new years day skeletons ash costello

New Years Day’s latest album, Unbreakable, has an unmistakable survival theme, one forged by vocalist Ash Costello and the myriad of travails she has encountered in her career. Many fans and critics have picked up on the album’s heightened viciousness and personal nature of the lyrics. Simply put, Unbreakable is nothing short of a statement of intent.

“I hope other people hear the album like it could be very mainstream, but it could also scare everybody,” she tells Cassie Whitt in AP 369. “And thank God for that! Because the only thing I didn’t want to do was play it safe and do that ‘New Years Day thing’ that’s been working. And that’s why we scrapped the whole record we’d already written right before Warped Tour 2017. It was too safe. I just knew it wasn’t the way to go.

Read more: Andy Black, Benji Madden, more on the songs that saved their lives


“I went more literal [with the lyrics],” she continues. “With Malevolence, I used to go, ‘Here’s what I want to say, but what’s a cool way to say it? What’s the deep, poetic, metaphorically dark way of saying that I’m really pissed off? Why can’t I just say I’m really pissed off?’ That’s how I’m feeling. In a way, it’s more obviously me, because I’m not hiding behind poetry anymore.”

Costello describes the creation of her band’s previous release, 2015’s Malevolence, as “the worst, darkest, nastiest place I could ever imagine in my life. Rock bottom. The songs are not happy, and there’s not a lot of hope going on in that album.”

She reveals that she had been betrayed by a former lover, leading up to tragic circumstances.

“I had just found out I’d been cheated on a bunch by the person I was with in pretty horrible ways,” she says. “And during the making of Malevolence, I lost a child. I had a miscarriage in the two weeks after I found out I had been cheated [on].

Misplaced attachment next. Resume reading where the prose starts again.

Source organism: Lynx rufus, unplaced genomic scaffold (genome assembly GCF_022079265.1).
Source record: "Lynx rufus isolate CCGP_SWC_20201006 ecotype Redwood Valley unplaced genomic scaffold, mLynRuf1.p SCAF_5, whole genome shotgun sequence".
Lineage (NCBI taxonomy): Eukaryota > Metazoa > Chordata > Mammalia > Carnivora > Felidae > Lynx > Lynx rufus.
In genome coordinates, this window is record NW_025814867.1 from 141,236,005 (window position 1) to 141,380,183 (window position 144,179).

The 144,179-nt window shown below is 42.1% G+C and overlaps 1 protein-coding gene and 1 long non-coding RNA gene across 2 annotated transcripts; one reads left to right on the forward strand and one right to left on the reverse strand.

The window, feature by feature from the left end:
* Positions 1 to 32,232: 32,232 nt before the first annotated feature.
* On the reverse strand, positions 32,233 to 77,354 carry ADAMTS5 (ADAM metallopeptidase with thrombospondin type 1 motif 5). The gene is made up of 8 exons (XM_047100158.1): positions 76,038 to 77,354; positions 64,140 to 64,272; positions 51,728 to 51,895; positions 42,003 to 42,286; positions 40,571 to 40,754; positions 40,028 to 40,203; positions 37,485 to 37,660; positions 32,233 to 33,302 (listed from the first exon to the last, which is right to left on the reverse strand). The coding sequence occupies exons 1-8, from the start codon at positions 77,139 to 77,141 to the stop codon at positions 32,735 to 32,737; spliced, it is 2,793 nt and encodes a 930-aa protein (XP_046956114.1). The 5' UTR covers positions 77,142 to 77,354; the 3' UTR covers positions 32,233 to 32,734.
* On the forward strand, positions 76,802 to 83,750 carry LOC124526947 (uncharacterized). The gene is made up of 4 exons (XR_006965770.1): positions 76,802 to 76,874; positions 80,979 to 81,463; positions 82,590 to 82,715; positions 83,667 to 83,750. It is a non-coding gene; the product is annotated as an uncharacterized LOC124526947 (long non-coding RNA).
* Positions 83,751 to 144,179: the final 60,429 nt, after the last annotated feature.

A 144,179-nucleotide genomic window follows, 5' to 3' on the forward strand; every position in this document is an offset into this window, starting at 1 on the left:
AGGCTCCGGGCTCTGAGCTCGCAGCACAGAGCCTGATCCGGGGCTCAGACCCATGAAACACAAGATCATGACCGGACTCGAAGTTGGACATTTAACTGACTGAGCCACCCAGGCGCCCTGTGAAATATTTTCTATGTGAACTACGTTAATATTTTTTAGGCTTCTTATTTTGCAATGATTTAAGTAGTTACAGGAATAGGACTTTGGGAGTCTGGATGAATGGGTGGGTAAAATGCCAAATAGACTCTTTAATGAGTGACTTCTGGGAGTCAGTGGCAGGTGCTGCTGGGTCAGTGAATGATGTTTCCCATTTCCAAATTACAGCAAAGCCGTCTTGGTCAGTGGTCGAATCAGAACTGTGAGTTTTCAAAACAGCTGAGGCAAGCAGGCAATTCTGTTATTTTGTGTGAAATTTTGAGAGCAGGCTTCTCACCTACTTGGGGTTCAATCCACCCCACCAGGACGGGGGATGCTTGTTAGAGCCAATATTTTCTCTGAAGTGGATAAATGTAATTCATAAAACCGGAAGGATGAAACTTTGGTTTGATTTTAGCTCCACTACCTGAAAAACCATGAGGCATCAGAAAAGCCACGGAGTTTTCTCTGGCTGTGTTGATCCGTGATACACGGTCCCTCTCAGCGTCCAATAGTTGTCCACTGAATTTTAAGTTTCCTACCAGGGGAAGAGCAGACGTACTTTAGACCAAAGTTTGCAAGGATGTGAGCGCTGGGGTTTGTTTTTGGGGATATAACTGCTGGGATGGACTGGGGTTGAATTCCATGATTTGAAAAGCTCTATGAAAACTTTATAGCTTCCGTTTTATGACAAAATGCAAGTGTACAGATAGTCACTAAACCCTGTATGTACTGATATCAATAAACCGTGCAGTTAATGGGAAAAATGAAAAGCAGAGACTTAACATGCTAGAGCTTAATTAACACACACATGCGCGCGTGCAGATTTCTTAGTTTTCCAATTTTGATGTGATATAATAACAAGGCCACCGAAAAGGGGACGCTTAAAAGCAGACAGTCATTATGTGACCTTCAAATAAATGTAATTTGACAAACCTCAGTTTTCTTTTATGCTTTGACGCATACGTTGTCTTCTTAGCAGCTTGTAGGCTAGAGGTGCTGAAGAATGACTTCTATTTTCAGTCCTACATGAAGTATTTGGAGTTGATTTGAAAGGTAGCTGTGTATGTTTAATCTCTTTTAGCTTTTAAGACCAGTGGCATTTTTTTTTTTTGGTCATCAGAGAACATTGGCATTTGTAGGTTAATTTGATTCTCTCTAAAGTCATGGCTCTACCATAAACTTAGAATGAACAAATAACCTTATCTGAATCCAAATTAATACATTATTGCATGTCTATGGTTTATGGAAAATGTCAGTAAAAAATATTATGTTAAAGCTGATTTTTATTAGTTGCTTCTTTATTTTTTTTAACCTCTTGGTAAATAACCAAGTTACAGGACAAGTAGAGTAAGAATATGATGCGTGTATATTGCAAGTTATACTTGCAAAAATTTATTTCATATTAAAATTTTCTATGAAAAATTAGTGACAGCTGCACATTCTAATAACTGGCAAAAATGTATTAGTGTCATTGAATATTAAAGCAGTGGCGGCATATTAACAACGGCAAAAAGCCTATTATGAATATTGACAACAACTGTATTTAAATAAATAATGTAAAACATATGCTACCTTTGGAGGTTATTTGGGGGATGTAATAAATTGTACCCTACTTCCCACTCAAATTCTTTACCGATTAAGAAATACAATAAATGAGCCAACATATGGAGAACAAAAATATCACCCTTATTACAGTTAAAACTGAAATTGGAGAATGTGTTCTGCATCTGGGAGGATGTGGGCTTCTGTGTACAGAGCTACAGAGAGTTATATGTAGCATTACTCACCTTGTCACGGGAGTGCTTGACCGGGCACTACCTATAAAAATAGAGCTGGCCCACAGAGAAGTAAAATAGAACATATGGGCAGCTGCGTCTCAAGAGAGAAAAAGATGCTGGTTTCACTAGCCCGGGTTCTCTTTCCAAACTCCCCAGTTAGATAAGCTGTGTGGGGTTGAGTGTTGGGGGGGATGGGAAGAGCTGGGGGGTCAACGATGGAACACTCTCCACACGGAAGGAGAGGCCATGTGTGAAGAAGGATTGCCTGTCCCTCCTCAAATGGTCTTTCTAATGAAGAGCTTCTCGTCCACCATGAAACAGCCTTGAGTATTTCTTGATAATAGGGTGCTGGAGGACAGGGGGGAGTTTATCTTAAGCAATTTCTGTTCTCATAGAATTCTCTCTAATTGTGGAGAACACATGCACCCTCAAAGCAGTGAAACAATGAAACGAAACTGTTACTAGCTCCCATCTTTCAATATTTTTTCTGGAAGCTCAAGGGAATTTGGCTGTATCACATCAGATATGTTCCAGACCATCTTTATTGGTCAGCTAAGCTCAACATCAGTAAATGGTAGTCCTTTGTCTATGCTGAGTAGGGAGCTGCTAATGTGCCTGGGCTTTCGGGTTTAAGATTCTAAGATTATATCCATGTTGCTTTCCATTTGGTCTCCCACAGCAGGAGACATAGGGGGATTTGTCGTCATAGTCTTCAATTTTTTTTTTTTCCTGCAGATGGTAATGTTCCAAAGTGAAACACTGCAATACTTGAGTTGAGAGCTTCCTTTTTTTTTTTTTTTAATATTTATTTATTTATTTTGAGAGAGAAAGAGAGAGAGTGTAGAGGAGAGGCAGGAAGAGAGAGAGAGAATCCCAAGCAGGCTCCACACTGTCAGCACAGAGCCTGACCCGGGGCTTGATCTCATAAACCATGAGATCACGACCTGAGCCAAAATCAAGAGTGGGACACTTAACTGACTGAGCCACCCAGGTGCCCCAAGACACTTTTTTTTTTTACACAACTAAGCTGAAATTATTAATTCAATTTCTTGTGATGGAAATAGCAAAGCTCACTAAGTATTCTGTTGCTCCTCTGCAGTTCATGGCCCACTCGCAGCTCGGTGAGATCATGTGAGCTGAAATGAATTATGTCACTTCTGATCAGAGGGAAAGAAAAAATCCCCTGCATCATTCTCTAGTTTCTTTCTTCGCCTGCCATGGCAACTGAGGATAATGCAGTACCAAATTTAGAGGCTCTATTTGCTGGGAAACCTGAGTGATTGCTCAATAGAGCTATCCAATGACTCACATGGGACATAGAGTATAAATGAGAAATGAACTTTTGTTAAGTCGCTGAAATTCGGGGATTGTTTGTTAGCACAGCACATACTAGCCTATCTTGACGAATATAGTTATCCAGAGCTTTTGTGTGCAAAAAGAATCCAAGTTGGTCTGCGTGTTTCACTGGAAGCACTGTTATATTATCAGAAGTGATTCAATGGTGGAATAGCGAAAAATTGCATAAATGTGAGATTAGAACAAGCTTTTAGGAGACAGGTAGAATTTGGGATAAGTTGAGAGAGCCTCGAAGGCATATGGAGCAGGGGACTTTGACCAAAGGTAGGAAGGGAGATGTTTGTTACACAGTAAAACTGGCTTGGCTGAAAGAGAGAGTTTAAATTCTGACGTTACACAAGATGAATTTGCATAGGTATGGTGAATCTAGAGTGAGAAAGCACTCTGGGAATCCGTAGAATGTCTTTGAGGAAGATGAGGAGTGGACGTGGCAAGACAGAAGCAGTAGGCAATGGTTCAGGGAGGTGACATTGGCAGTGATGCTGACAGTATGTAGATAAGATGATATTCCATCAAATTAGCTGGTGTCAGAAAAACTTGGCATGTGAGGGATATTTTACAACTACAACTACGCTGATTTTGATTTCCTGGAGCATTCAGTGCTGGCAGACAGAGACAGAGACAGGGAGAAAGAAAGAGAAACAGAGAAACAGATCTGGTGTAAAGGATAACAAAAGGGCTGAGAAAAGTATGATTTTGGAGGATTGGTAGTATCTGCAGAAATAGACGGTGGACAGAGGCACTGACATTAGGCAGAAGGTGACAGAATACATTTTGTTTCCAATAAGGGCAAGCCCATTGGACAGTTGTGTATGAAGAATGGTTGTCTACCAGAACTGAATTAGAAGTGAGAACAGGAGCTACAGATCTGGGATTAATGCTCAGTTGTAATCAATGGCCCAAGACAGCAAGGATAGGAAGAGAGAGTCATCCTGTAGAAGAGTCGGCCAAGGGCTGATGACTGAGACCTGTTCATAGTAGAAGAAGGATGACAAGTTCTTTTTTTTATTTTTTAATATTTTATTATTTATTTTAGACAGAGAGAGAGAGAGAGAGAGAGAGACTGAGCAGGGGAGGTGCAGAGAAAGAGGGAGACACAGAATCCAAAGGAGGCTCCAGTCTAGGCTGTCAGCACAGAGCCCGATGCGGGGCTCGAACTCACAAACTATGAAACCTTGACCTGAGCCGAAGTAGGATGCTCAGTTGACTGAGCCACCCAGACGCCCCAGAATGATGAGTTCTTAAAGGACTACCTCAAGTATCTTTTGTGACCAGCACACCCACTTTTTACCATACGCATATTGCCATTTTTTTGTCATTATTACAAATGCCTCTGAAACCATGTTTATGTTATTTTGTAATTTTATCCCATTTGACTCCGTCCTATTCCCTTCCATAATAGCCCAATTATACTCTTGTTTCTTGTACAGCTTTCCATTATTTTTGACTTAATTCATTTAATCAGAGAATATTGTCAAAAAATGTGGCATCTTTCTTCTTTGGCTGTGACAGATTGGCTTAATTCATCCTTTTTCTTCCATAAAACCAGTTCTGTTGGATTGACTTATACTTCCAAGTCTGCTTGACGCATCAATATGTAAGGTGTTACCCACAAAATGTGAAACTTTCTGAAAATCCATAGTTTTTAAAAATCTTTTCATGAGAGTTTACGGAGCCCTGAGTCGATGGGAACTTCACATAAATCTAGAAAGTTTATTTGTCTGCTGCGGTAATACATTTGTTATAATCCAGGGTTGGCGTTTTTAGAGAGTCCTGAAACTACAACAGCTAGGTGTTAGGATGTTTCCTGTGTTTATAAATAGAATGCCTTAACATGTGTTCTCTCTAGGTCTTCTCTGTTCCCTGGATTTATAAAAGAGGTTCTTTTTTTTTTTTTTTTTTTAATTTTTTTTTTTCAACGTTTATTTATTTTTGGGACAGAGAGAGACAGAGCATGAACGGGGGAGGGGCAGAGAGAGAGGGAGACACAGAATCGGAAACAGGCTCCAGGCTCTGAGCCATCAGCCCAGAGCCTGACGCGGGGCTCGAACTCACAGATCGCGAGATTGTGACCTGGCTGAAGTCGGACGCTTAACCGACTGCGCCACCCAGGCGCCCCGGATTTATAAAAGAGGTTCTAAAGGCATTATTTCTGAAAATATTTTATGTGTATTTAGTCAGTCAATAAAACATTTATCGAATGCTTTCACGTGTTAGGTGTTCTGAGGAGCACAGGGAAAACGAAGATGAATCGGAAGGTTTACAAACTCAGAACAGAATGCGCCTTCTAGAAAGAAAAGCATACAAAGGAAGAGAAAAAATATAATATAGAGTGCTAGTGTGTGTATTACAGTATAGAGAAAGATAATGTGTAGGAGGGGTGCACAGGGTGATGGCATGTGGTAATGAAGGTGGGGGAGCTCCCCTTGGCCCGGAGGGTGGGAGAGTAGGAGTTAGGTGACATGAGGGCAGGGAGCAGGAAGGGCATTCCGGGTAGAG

Read more: Frank Iero on how creating ‘Barriers’ was both ecstatic and agonizing

“No one really knows that,” she explains, “but it’s something I want to talk about because I’ve done my healing on it. If you had asked me a couple [of] years ago, there’s no way I would have ever talked about that. But I’ve done all my inner work, and I’ve danced with my shadow self, and now I can live with my lighter self, and I’m really proud of that, because that’s what I want people to take away from this record. Go back and listen to Malevolence and what I went through. Unbreakable is so much more like, ‘I survived! I fucking did it!’”

If there was ever a Truth In Advertising music award, Unbreakable would clearly grab the statuette. It was Costello’s faith in herself and the love from her bandmates that got her through this opaque time.

“A lot of people would give up,” she asserts. “I somehow made it through, and it turns out, I am unbreakable. It was severe loss. I saw no light at the end of the tunnel. I saw nothing at all, nothing to look forward to, nothing to keep me going. And then I found the light by simply getting up every day still. And even though that day would suck and I’d spend the majority of it crying, I lived every day. That was it: Just keep going. Keep trying. I wish I didn’t remember that time so vividly, but I do. I remember thinking, ‘Just keep going. Today sucked. Tomorrow’s going to suck, too. Just wake up.’”

Check out the entire New Years Day feature with Ash Costello in AP 369 (with cover star YUNGBLUD), which is available here or below.